It is with great sadness that we report the passing of American computer architect Burton J. Smith on April 3, 2018. Our condolences go out to his family, colleagues and friends. Smith was an MIT and Microsoft alum, a renowned parallel computing expert and a leader in the HPC community. He delivered the keynote address at the 2007 International Supercomputing Conference in Dresden, Germany, detailing how computing would be reinvented for the multicore era (*).
Smith cofounded Tera Computer Company in 1987, and served as chief scientist and a member of the board of directors until 2005, and was chairman from 1988 to 1999. In 2000, Tera acquired the Cray Research division of Silicon Graphics, and changed its name to Cray Inc. Smith was the principal architect of the Cray MTA-2 (**).
In 2005, Smith joined Microsoft Corp. as a technical fellow to help expand the company’s efforts in the areas of parallel and high-performance computing. Earlier in his career, Smith worked at Denelcor, Inc. and the Defense Analyses Supercomputing Research Center.
Smith received the prestigious Seymour Cray Computer Engineering Award from the IEEE Computer Society in 2003. The inscription read: “For ingenious and sustained contributions to designs and implementations at the frontier of high performance computing and especially for his sustained championing of the use of multithreading to enable parallel execution and overcome latency and to achieve high performance in industrially significant products.”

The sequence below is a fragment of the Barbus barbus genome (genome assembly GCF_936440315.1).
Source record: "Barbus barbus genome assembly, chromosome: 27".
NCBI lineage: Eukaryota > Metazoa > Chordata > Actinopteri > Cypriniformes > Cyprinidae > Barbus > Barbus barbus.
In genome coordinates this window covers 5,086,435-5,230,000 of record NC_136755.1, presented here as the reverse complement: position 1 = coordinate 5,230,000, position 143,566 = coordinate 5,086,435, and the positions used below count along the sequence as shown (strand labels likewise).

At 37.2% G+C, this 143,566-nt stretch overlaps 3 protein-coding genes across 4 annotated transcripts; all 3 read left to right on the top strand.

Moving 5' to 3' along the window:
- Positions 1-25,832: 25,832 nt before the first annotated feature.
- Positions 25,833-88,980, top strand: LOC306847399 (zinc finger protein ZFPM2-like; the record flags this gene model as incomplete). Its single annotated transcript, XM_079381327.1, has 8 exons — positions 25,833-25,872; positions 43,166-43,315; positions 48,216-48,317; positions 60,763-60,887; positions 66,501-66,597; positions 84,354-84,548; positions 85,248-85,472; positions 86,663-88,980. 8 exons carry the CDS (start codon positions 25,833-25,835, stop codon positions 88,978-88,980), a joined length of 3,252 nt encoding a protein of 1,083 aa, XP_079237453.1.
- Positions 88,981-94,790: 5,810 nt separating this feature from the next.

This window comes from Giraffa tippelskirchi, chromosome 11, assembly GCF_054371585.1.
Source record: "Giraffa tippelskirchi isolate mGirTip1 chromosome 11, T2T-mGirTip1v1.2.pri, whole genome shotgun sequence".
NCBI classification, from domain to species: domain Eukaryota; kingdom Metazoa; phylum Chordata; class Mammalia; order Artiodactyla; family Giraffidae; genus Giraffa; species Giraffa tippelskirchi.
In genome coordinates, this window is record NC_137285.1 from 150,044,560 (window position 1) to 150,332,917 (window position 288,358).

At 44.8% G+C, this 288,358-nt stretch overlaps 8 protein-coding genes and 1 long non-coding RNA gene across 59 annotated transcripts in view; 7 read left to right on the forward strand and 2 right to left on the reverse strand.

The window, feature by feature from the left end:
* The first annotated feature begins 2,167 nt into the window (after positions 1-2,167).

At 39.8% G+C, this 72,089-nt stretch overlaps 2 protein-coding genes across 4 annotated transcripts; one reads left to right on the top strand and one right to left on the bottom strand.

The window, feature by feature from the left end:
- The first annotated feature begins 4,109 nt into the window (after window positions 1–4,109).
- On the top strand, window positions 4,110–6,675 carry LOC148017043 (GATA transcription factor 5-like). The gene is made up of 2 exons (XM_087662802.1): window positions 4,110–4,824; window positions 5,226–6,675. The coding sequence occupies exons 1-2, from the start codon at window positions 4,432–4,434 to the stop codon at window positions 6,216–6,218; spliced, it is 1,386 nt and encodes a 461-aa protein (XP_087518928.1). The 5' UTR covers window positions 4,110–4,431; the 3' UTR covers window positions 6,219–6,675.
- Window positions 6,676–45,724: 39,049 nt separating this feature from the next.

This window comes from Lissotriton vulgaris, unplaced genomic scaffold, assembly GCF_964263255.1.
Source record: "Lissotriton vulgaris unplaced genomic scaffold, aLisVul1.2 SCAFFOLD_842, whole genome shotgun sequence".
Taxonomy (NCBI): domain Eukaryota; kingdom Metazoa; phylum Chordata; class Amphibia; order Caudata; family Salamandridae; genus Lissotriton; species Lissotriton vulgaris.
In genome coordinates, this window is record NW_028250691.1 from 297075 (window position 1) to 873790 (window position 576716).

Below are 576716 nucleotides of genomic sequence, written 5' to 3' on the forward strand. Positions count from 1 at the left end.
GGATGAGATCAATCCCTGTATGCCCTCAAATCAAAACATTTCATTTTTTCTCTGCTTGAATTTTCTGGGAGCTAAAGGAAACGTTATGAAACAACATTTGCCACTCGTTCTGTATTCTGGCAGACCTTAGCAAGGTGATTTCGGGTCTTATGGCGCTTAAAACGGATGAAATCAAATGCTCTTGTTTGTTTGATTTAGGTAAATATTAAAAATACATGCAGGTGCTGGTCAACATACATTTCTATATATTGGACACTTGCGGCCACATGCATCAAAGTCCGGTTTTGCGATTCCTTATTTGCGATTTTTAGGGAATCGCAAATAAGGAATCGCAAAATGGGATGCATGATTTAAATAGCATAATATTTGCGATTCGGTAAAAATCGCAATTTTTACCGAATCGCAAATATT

“Innovation by many individuals and organizations has enabled high-performance computing to make enormous contributions to science, engineering, national security and the quality of life,” said Smith in accepting the honor. “On behalf of Cray and all my friends in the HPC community, I look forward to seeing the continued benefits that innovative ideas will make possible.”
In 1991 Smith received the Eckert-Mauchly Award, jointly bestowed by the Institute for Electrical and Electronics Engineers (IEEE) and the Association for Computing Machinery. He was a Fellow of the National Academy of Engineering and the American Academy of Arts and Sciences.
Smith attended the Massachusetts Institute of Technology, where he earned his S.M., E.E. and Sc.D. degrees. He taught at the Massachusetts Institute of Technology and the University of Colorado from 1970-1979.
Smith is survived by two daughters, Julia and Katherine; his wife Dorothy had preceded him in death.
Microsoft’s tribute to Smith: https://www.microsoft.com/en-us/research/blog/honoring-burton-smith-visionary-creative-computing/
Cray’s tribute to Smith: https://www.cray.com/blog/remembering-burton-smith/
Burton Smith’s Microsoft profile: https://www.microsoft.com/en-us/research/people/burtons/